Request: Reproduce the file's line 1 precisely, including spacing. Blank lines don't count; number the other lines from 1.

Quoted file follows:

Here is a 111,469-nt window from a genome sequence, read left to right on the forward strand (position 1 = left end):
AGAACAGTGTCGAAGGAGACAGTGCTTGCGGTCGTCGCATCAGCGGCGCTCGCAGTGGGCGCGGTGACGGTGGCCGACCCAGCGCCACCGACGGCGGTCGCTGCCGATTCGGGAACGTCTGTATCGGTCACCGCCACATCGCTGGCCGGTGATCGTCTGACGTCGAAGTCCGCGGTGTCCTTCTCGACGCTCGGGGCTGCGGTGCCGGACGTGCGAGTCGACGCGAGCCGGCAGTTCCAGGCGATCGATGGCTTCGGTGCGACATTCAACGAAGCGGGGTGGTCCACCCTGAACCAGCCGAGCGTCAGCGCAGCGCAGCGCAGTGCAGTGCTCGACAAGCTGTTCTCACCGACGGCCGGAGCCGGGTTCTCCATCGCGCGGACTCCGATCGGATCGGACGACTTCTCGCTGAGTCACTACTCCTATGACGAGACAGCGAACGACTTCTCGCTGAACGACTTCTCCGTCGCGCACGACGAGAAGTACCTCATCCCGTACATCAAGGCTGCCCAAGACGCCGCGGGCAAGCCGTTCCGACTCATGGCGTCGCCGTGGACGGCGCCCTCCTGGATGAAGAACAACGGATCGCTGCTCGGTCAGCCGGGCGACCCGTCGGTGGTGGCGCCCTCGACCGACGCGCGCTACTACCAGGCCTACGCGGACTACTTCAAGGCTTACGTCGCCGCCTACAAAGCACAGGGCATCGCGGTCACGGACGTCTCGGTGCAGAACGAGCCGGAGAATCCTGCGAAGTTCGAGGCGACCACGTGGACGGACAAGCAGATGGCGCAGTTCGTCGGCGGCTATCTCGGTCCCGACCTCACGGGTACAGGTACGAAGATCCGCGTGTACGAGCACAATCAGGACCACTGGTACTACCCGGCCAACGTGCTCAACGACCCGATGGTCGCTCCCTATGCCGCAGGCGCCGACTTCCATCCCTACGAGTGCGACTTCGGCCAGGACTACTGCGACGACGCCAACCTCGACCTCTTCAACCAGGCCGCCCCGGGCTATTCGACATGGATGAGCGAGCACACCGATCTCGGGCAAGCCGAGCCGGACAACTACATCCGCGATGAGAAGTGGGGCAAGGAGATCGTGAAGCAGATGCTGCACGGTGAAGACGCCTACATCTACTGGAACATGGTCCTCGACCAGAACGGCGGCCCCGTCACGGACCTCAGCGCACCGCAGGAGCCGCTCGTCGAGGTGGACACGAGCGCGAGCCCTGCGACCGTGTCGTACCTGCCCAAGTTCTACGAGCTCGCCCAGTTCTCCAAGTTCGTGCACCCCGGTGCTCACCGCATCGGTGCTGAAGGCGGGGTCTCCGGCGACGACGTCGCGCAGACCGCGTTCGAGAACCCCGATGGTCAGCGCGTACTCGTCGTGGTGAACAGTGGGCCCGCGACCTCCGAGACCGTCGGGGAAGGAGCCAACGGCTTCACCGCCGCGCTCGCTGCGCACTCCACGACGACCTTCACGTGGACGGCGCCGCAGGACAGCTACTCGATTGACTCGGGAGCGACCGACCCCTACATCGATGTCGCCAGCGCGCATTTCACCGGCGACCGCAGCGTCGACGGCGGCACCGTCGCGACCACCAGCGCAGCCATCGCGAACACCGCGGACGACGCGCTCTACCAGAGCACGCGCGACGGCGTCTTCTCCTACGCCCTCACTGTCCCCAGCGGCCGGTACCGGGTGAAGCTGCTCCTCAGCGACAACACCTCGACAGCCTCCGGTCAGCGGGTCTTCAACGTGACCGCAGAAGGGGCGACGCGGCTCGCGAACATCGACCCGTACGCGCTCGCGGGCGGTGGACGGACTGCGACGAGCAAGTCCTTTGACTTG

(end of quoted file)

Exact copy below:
Here is a 111,469-nt window from a genome sequence, read left to right on the forward strand (position 1 = left end):